Tag Archives: djia

Headlines + Dow = artificially generated freakout

In the past, I’ve written about how financial media spread panic, and how handy the Dow Jones Industrial Average is for them. Right now, this very day, I can give you a case in point.

As I type, the DJIA is off by 311, which takes it to 16,680. That is a decline of 1.83%. And Marketwatch is splashing the headline in huge bold letters: It’s getting ugly – Dow nosedives by 350.

Let’s take this one out with a series of quick snapshots, like in urban warfare training.

  • Obviously the index has rebounded by a fair bit, but the frantic headline remains. An alarming percentage of people absorb headlines as gospel, making them prey to the modern art of the misleading headline.
  • 1.83% is not that ugly. It’s a definite down day if that’s where it ends (and as I write, there are two and a half hours left in the trading day), but the sky isn’t falling. Ebola wasn’t found in all our supermarkets. A Kardashian didn’t have a wardrobe malfunctian.
  • Notice the verbiage: ‘ugly.’ Implies there’s blood in the aisles. There isn’t. ‘Nosedives’ emphasizes the deception: ZOMG PANIC DO SOMETHING OMG OMG YOUR ALL GONNA DIE OMG THIS IS THE END! This is the equivalent, in terms of common sense, of recommending someone get an ambulance ride to the ER because he or she woke up with a headache.
  • On the year, the DJIA is slightly down. It began the year at about 17,250. That’s fairly close to a flat year, if it ended today, which is not great, but it hasn’t been very volatile for most of the time. It’s been dull, and the media haven’t had anything to wet themselves over. Anything will do.
  • For the last five years, the index is up from almost exactly 10,000. I’m not doing the arithmetic, but that looks to me like annual gains of about 10%. After five years of that, you’d probably start to anticipate a flat year. No bull market is eternally sustainable. When it hiccups, that’s not a ‘bloodbath,’ another term MW is bandying.
  • People, in obedience to punditry whether they realize it or not, are still reacting to the Dow’s numeric change the way they did when it was at 10,000, or even 5,000, and such a numeric change was greater. When the index was at 10,000, a decline of 350 would be 3.5%, which is a bad day, but not a disaster. If you watch indices long enough, you’ll see those days a few times a year. At nearly 17,000, a decline of 350 is 2%, which is the kind of bad day you’ll see rather more often in a given year.
  • It follows that, after paying any attention to the Dow in the first place, the next dumbest investing blunder is to pay attention to its number rather than its percentage. Show me a day when it’s down by 10%, or 20%, and that’s at least got me looking at valid indices to see if there really is a bloodbath. For 2%, it’s not worth my time.
  • In the meantime, we can use MW’s helpful tools to find out what’s driving the decline. There are thirty stocks in the Dow. Microsoft, Apple, and Nike are taking the biggest hosings, along with Goldman Sachs. The first three are down over 4% each. It’s raining, but the sky isn’t falling. Three of the companies most unlikely to fail, are seeing a lot of selling today. That is all this means.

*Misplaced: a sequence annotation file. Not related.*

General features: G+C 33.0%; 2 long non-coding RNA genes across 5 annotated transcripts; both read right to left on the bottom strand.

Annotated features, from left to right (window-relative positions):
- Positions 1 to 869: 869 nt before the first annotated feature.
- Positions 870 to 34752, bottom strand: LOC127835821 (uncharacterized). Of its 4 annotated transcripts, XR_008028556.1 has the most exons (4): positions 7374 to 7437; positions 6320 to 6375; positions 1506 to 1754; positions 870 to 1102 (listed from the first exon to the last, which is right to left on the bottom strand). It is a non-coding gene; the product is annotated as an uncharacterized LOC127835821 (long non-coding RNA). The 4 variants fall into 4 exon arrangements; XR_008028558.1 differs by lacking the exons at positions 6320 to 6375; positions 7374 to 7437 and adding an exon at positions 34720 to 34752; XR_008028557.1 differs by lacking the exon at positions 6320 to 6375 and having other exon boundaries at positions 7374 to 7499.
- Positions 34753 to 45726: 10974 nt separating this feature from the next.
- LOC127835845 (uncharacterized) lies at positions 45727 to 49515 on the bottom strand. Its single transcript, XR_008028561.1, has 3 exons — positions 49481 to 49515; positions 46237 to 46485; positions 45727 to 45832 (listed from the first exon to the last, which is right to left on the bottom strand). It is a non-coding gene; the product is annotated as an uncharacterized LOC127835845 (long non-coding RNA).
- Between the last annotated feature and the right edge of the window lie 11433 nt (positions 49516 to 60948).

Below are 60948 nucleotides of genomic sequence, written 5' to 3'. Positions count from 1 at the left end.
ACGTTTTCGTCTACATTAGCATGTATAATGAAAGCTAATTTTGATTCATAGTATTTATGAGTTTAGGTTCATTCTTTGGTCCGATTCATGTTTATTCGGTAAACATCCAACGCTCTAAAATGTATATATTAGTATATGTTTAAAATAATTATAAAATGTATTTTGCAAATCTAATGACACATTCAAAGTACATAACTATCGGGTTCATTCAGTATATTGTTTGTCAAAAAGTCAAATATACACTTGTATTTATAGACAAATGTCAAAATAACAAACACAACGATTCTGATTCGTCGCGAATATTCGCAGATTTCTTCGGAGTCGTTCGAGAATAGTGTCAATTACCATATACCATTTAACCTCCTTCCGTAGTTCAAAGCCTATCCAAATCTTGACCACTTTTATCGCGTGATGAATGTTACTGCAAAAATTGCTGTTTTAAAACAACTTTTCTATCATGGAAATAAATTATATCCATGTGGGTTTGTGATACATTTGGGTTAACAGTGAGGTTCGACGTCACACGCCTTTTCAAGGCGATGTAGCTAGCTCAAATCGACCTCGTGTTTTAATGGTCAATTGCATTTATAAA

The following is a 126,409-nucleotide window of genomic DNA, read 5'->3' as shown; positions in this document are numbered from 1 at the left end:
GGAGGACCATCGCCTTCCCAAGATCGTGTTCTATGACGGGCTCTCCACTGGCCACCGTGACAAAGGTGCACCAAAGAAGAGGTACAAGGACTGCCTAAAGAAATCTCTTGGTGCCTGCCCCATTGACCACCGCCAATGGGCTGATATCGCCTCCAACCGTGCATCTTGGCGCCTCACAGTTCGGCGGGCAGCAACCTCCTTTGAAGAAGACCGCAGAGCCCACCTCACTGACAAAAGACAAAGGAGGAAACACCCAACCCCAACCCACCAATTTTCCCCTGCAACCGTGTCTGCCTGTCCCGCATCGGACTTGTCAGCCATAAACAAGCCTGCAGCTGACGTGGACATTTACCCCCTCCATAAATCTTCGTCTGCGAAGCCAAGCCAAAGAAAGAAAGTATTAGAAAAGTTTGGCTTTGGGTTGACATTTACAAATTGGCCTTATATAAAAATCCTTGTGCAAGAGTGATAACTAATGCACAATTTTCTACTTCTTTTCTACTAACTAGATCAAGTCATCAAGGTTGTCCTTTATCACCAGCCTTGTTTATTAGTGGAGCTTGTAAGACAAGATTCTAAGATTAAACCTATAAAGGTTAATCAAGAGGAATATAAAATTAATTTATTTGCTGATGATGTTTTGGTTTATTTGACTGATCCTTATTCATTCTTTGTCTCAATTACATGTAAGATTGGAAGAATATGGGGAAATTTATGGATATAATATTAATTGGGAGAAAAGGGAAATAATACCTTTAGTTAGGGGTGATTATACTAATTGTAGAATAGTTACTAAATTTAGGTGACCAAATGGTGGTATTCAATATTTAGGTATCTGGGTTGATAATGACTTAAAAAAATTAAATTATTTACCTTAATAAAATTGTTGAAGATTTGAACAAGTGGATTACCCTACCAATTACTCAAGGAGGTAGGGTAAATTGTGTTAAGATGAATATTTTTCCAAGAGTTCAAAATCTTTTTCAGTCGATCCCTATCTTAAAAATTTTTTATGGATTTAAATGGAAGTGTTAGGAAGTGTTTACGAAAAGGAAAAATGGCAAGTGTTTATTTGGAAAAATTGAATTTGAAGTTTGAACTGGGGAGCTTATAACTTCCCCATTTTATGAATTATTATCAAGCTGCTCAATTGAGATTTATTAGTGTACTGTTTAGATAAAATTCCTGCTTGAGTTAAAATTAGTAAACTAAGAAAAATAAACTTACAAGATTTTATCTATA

• Since the DJIA is compiled according to a formula that was infantile and distortionate at inception (1896), it’s idiotic anyway. On a field of baseball players maneuvering to hit behind the runner, put the curve ball on the outside corner, and shade toward the line to avoid that long hit into the corner that could become a triple, the DJIA is the naked fan who streaks the field while we’re all trying to be observant.
  • Marketwatch is a publication of The Wall Street Journal, which is a publication of Dow Jones & Co., a subsidiary of News Corp. So you’ve got a website owned by the people who maintain this index. And they love this index, because the S&P 500 (a saner large-cap index) is around 2,000. You won’t get many triple-digit days from it, so it’s harder to generate a freakfest with the S&P.

Behold the current state of a venerable name published by a venerable name. Misleading garbage.

Destroying the Dow

The Dow is ‘struggling toward 15,000.’ I don’t care, for many reasons, and you also should not care. You will be a smarter investor if you banish all knowledge of the Dow from your mind. Every time you see it, you get dumber.

Here’s a radical stance: the Dow could be construed as a form of ongoing terrorism, since (much like a bomb threat) it causes panic that need never be, and works to destabilize the economic underpinnings of society. It presents a widely accepted, grossly distorted picture of the market, and unfortunately, most of us are unwise enough to validate it.

I believe that the Dow Jones Industrial Average, commonly called the DJIA or just ‘the Dow,’ needs to be suppressed on the principle that free speech does not include the right to yell “fire!” in a crowded theater, nor make obscene phone calls, nor publicly advocate terrorist acts–if your free speech would cause unnecessary harm or panic, it can be prohibited. (It should also be suppressed because it’s stupid, even though policing the propagation of damaging stupidity has never worked. It would be a blow struck for brains.)

Two objections to this come readily to mind:

  1. “But it’s useful in some ways.”
  2. “You just can’t suppress free speech like that.”

1. No, in fact, it’s worse than useless, for it is misleading. It is based purely on share price (adjusted for splits since entry into the index), which is always an arbitrary number. Don’t believe me? Suppose a company goes public with $45 billion in market cap: $45/share for 1 billion shares. The company could just as easily have gone public at $90/share, issuing only 500 million shares.  Same market capitalization, double the Dow impact. That’s just ridiculous.

In terms of day-to-day movement, imagine that Dow component BS rises from $100 to $101, a very minor 1% change. Another Dow component, FY, rises from $10 to $11–an enormous 10% gain. Dow doesn’t care about how much market value was created or lost. Dow considers both movements to have the same impact.

And this gets even worse. The Dow serves mainly as a useful tool for the financial media to get us stirred up, increasing our consumption of…financial media! This is partly because it is a Big Number. Well, it was not always a big number, but we react just as we did when it was smaller. I was alive, adult (by age if not by maturity), and losing money (buying stupid investments with money I could not afford to lose) when the market wrapped around a tree in 1987. The Dow lost 508 points, a 22.6% decline for the day. That was nearly a quarter of its value. It closed at 1738.7. We’d all agree that over 20% is massive.